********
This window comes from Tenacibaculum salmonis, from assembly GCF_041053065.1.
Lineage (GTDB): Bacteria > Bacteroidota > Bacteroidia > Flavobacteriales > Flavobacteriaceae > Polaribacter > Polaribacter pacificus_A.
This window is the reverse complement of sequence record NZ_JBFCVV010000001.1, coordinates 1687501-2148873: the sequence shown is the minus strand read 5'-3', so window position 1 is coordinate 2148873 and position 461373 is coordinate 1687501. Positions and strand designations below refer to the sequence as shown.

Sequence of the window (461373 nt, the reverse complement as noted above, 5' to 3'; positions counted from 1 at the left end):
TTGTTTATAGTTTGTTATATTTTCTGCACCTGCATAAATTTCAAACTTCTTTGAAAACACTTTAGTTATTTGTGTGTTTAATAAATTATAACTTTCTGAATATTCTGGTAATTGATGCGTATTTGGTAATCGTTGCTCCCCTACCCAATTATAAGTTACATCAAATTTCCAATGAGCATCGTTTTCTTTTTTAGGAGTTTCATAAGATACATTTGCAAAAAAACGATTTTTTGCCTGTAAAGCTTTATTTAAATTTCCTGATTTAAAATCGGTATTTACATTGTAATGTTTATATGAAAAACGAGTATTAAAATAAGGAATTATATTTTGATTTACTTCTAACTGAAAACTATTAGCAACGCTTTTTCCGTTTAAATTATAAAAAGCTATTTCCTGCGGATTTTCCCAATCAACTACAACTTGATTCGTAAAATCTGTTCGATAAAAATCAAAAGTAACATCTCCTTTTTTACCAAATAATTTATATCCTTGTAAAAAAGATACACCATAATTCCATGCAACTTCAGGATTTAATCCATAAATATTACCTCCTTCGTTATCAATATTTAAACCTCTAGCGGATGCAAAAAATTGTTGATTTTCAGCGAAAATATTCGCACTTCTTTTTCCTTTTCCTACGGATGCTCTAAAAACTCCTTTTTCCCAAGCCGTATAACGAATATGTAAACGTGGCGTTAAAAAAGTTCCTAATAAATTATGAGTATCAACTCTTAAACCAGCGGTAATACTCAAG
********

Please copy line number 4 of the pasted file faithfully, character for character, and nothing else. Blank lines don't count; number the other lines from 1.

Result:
Sequence of the window (461373 nt, the reverse complement as noted above, 5' to 3'; positions counted from 1 at the left end):